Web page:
Here we are in an ancient typical medieval town, perched for centuries in the Alps of Liguria, which has reached the present day perfectly preserved.

There still lingers an unreal atmosphere, heavy, it talks about dark curses and mysterious spells.
The name Triora derives from the Latin "tria ora", meaning "three mouths" as the three mouths of Cerberus, the dog guardian of Hades and depicted on the coat of arms of the city.

In 1588, there was held an unfair and terrible trial against a group of women, considered witches and responsible for the famine that struck the region.

Two delegates of the Inquisition did to prepare 
for private homes to use as a prison. 
Some of the buildings used are still visible today. 

One is called the home of Meggia, located in Piazza San Dalmazzo, which lays the foundations in the alley said Pizzetto. 
From this you can see the windows fitted with heavy grates. 

The same house is also called Ca' de baggiure 
(home of witches) and Ca' degli Spiriti
Right the grates confirm the old function, 
as absent in all other homes.

After interrogation and horrific tortures, managed by a representative of the Inquisition, women accused of witchcraft were condemned to the stake. 

The death sentences were later turned into prison, to be served in prisons of Genoa, awaiting the final processes.  
While the religious authorities, stood against each other responsibility for the process, the alleged witches were still suffering in prison. 

Five of them died. Among these people reminds Isotta Stella e Franchetta Borelli (who did not confess anything), death resulting from an atrocious tortures.

Nothing certain is known about the fate of others.

Today, in the ancient prisons of Triora, you can visit the ethnographic and witchcraft museum. 

Its underground not only revived superstitions and beliefs, but there are copies of documents preserved in the State of Genoa, ancient records that faithfully reproduce the horrendous torture and cruel interrogations endured by women accused of witchcraft.

Walking through the old, winding streets of the village still feel sudden chills.

From the railings of the houses of Via San Dalmazzo seem to get whispers and moans.

At Cabotina, grim-looking house always believed the witches’ house, during some foggy nights seem to resonate loud shouts, and strange lights suddenly illuminate the way. 

This was, in ancient times, the poorest part of the country, outside of the walls and more exposed to danger.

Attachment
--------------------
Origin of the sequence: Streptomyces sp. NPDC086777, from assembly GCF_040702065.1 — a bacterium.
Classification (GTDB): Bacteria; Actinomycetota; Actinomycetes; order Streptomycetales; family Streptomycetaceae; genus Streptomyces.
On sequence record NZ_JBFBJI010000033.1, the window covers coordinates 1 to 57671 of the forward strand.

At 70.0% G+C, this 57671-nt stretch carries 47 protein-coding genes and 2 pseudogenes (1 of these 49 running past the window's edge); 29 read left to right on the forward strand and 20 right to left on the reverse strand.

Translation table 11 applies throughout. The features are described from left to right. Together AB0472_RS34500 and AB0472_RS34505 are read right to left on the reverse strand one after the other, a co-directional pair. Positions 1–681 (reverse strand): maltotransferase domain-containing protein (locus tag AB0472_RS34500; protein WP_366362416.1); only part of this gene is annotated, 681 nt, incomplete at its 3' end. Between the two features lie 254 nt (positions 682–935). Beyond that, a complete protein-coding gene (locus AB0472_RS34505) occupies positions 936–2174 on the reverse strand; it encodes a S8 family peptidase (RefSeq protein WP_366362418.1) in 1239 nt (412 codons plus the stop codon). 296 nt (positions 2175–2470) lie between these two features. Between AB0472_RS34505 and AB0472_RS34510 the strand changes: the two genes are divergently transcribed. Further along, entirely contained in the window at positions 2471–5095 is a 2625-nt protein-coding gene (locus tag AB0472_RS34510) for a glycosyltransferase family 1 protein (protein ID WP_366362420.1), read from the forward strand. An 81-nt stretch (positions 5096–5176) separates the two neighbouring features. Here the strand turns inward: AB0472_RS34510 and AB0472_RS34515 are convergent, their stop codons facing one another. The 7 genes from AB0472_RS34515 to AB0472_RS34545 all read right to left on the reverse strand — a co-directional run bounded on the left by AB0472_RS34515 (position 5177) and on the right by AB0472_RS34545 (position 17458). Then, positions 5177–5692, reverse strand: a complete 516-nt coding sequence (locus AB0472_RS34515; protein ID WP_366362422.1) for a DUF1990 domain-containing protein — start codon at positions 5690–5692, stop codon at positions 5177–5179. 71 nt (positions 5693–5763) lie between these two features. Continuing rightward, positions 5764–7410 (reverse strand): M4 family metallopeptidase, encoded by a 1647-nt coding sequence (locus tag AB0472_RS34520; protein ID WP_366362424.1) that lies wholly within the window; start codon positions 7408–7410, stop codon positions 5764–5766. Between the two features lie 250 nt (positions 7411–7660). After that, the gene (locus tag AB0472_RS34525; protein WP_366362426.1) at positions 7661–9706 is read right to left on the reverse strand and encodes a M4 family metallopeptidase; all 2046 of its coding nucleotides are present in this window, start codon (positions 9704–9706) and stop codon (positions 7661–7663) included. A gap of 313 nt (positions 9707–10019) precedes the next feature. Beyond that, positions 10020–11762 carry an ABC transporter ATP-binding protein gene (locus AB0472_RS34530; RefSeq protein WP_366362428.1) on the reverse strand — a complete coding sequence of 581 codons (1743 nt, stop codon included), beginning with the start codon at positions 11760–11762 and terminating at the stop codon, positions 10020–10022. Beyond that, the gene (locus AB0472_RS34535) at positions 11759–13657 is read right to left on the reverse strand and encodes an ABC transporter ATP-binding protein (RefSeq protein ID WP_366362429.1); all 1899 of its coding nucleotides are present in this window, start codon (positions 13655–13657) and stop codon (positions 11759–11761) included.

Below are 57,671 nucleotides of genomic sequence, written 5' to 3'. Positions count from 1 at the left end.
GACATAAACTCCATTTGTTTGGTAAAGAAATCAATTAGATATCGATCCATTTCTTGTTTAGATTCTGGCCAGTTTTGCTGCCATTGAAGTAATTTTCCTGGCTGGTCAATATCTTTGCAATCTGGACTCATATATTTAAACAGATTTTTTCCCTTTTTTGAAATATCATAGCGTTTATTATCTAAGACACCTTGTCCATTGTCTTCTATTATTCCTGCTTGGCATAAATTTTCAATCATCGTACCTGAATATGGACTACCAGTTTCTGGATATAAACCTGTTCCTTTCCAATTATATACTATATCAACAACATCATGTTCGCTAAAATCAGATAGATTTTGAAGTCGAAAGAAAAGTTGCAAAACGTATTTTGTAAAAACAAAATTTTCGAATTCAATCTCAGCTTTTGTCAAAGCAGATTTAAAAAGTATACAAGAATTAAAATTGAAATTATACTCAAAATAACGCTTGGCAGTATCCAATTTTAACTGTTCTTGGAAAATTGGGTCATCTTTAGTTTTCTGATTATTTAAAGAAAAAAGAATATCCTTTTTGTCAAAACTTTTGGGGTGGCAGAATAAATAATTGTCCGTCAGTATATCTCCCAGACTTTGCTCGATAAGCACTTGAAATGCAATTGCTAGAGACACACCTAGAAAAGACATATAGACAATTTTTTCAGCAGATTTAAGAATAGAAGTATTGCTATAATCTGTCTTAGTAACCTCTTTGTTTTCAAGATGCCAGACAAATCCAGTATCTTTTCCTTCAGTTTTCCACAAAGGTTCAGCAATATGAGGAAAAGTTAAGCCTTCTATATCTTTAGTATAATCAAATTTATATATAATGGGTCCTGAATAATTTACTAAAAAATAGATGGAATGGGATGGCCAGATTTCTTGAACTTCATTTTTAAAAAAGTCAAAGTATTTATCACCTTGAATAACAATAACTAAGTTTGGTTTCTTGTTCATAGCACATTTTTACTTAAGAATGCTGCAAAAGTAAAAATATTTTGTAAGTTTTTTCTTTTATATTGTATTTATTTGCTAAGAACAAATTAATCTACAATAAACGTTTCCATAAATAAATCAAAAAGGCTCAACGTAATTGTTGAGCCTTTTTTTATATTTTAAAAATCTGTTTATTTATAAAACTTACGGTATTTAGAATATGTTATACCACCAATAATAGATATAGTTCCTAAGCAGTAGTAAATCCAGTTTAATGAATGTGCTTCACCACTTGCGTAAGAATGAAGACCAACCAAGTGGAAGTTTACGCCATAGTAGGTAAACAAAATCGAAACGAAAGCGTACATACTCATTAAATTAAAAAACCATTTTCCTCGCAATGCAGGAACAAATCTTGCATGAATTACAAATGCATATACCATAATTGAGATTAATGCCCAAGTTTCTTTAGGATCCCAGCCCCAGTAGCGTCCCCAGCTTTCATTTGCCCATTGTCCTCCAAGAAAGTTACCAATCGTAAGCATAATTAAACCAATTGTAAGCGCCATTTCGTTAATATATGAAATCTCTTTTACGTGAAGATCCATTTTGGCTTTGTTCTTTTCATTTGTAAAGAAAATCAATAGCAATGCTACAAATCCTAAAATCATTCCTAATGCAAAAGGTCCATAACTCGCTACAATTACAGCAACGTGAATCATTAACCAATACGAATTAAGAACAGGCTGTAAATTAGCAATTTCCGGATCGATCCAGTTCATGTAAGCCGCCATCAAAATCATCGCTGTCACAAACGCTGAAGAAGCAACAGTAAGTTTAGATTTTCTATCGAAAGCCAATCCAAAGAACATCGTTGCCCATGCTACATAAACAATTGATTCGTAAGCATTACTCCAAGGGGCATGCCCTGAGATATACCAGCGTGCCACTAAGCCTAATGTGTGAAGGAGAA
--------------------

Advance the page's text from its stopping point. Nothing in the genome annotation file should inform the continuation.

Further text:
Those who lived there (excluded from normal social life) 
had to adapt to difficult and precarious living conditions.

Other places frequented by bagiue (the witches of Liguria) 
were the fountain of Campomav├╣e 
(still remained outside the town, in a quiet area) and 
the fountain called della Noce (of the walnut)
the shade of a large walnut tree (sacred plant for witches).

It is believed however that these undisturbed also circulated within the village. 
The old Triora claim that witches would gather regularly in an area called Behind the Church, within walking distance of the Collegiate Church, according to tradition would arise on a previous pagan "fanum" (temple).

In addition, near Triora, at the passage named of the Crescent, stands an ancient Menhir (standing stone), evidence of previous pagan cults.

There are also numerous places of meeting for 
the legendary hell-Sabbah: 

 one is the amazing LaguDegnu, remote location at the bottom of Cian di Vunda, which is an artificial lake formed by the Rio Grugnardo get onto that enters in the creek Argentina.

A curiosity: inside the Roman church of S. Bernardino there is a fresco depicting a John Canavesio’s  Universal Judgement populated by witches, heretics torn apart and children 
who die without being baptized, 
beneath the giant bat-like wings of a demon.

The bread of witches

400 grams of wheat flour (divided between 0 and 00, but it would be best to use flour 1)
150g of buckwheat flour
50g of bran
about 450ml of water
80g of sourdough (acid yeast)
12g of fresh yeast

Mix the flour (wheat flour and buckwheat) with the acid yeast, warm water and salt.
Let dough rise (in a container wrapped in a blanket, in a warm place) all night and, the next day, add more flour to the fermenting dough and yeast.
Leave to stand for even a couple of hours, then break off pieces that are shaped into round shapes not too high and placed on the bran.
Mark the top of each piece and sprinkle bran on it. 
After a short pause, cook the bread in a hot oven 
(about 240 ° C).
Remember to put a pot of water at the bottom of the oven, to form the typical crust.

God save the witch!

1 comment:

Mike said...

Great photography. And I must say that what a incredible place. Every place is looking amazing. Great job. Hats off to you!
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